There are several routes you can take to gain Qualified Teacher Status (OTS), depending on what skills, qualifications, and experience you already have. This can range from completing an undergraduate degree to taking on a specialised training programme which is geared towards people who are retraining later in life. You can find out more in our dedicated guide.

15. Personal trainer

personal trainer

If you’re passionate about health and fitness, then chances are that you’ll understand the value that exercise can add to your life.

Personal trainers spend their time motivating others to aim high and reach their fitness goals. The role comes with a great deal of reward because you’re essentially helping people to improve their lives. However, it can also prove challenging – especially if clients struggle to believe in themselves.

This is where effective communication is particularly important. Part of a personal trainer’s job is to try and make clients feel good about what they’re doing even when things get tough and they want to give up.

To get started as a personal trainer, you don’t need any formal academic qualifications, but you should have a recognised qualification for safety reasons and credibility. The Level 2 and 3 Fitness Instructor and Personal Trainer Combined Course is accredited by the YMCA (the UK’s leading fitness organisation) and successful completion will allow you to join the Register of Exercise Professionals.

Once qualified, you can either work as a personal trainer at a gym or fitness centre, or you might decide you want to take the leap and work on a self-employed basis, advertising your services locally.

16. Veterinary nurse

veterinary nurse

Veterinary nurses help to care for and rehabilitate sick or injured animals. They typically work in veterinary surgeries or practices, but they can also work for animal charities or zoos, sometimes providing emergency or specialised care.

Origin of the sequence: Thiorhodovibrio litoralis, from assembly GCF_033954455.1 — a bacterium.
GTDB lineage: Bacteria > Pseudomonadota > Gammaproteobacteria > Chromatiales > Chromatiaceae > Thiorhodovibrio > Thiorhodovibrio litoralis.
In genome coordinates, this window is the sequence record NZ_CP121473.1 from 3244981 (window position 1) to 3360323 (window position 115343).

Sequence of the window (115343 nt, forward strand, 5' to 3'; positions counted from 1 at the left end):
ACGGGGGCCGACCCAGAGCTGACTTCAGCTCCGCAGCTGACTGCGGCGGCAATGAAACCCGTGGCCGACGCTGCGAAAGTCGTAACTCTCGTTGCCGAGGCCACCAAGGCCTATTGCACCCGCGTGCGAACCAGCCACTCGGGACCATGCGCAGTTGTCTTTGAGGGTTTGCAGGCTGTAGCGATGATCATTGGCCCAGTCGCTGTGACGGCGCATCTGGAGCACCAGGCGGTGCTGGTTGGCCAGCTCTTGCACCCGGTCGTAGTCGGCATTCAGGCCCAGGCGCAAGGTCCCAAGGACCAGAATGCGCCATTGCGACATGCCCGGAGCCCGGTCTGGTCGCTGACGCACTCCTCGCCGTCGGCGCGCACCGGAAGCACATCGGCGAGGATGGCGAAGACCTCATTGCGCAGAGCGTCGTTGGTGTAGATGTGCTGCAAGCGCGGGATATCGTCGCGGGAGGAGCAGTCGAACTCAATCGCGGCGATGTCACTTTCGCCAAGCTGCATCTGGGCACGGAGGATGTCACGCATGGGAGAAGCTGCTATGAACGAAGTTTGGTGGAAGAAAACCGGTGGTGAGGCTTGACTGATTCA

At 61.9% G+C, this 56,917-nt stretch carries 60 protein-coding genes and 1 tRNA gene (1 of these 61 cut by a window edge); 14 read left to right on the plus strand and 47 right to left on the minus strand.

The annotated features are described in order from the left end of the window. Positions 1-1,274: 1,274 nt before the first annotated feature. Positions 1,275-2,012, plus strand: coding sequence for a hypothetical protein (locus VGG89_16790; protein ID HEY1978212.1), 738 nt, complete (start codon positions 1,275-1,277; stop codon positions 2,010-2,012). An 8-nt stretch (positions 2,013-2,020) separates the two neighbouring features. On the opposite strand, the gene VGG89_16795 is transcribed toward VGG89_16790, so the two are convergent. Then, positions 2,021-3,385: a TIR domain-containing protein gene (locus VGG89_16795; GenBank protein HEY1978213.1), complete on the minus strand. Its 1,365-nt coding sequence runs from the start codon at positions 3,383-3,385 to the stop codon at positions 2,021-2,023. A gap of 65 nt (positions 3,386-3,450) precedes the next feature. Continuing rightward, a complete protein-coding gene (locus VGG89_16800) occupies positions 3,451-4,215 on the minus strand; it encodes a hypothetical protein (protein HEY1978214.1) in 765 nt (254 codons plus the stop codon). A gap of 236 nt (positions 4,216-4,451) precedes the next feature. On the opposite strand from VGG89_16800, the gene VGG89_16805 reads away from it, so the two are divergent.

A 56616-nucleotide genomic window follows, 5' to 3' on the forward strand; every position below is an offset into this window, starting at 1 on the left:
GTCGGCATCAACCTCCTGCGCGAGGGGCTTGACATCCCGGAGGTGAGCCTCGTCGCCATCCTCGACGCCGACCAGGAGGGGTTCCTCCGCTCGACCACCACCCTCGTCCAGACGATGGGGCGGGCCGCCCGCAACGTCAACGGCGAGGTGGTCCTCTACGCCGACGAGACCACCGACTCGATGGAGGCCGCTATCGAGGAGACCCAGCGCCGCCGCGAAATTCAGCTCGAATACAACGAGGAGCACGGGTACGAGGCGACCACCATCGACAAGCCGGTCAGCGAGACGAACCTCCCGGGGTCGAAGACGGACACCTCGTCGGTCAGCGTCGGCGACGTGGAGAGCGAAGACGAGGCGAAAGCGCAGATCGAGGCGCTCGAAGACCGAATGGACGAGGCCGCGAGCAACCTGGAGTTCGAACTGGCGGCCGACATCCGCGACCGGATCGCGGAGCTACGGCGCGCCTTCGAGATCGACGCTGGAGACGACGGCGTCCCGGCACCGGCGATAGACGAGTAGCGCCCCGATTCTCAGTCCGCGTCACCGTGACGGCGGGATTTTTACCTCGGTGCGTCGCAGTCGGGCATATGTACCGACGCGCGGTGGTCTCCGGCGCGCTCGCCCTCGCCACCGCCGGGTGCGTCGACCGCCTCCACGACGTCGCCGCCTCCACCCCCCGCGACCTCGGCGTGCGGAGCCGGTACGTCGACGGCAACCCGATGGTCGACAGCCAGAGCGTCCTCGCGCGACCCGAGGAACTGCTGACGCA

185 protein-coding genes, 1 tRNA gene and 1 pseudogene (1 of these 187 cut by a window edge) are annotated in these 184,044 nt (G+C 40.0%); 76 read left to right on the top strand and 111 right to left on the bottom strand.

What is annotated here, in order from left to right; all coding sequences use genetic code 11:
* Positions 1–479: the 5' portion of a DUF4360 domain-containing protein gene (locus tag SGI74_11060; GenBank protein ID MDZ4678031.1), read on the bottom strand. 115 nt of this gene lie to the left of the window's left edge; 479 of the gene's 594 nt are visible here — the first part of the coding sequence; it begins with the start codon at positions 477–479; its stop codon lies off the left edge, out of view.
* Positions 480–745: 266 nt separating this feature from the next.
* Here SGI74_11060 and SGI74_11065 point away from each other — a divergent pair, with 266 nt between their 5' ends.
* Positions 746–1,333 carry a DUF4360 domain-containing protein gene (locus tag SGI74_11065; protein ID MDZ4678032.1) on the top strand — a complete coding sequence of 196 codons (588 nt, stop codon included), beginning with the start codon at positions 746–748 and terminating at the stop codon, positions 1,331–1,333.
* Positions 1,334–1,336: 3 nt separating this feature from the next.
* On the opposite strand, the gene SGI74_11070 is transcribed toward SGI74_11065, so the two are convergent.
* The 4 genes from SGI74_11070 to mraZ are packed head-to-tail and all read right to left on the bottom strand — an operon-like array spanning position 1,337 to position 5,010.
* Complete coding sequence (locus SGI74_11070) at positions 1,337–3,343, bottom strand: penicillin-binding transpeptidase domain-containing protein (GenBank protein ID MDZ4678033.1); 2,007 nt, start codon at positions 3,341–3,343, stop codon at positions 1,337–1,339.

Whilst veterinary nurses spend a lot of time with animals, those animals are (more often than not) attached to worried humans who need regular updates and reassurance about their pet’s condition. So, for this reason, it helps if a veterinary nurse has good social skills and can put animal owners at ease.

One of the best ways to get started is to enrol on a Level 3 Diploma in Veterinary Nursing at your local college, adult education centre, or veterinary school. This vocational course will allow you to put your theoretical knowledge into practice and get hands-on experience.

You can either take the course full-time, or part-time on an apprenticeship-style basis alongside a part-time job as an assistant in a veterinary practice.

Upon successful completion of the course, you’ll be able to apply for professional registration as a Registered Veterinary Nurse (RVN) with the Royal College of Veterinary Surgeons (RCVS), which means you can start applying for professional roles.

17. Nurse or midwife

Nurses work with patients who are injured or unwell, helping them to recover or at the very least, feel more comfortable. On the other hand, midwives work with women who’re pregnant, labouring, or have recently given birth to a new baby to make sure that both mum and baby are both happy and healthy.

Whilst both have quite different responsibilities in respect to the care they provide, the skills and qualities needed to do both these roles are quite similar. They both aim to gain the trust of their patient whilst making them feel as relaxed and reassured as possible.

Gaining that trust enables nurses and midwives to do a better job because patients are more likely to offer up information about any health concerns they may have, allowing them to get the proper care and treatment that they need.

The routes to becoming a fully-qualified nurse or midwife are fairly similar, with the degree route being the most common option. If you’d like to know more about how to get into either of these professions, then you can carry on reading by selecting one of the guides below.

Final thoughts...

From helping learners to pass their driving tests to organising funerals, we hope that this list of social jobs has given you some inspiration if you’re looking for a role that connects you with others.

For more job ideas, why not head on over to the career advice section of our website? Here, you can find articles like 14 rewarding jobs where you can really make a difference and Roles that will take you around the world.

Do you work in a social job? If so, what is it? We’d love to hear from you. Join the conversation over on the Rest Less community forum or leave a comment below.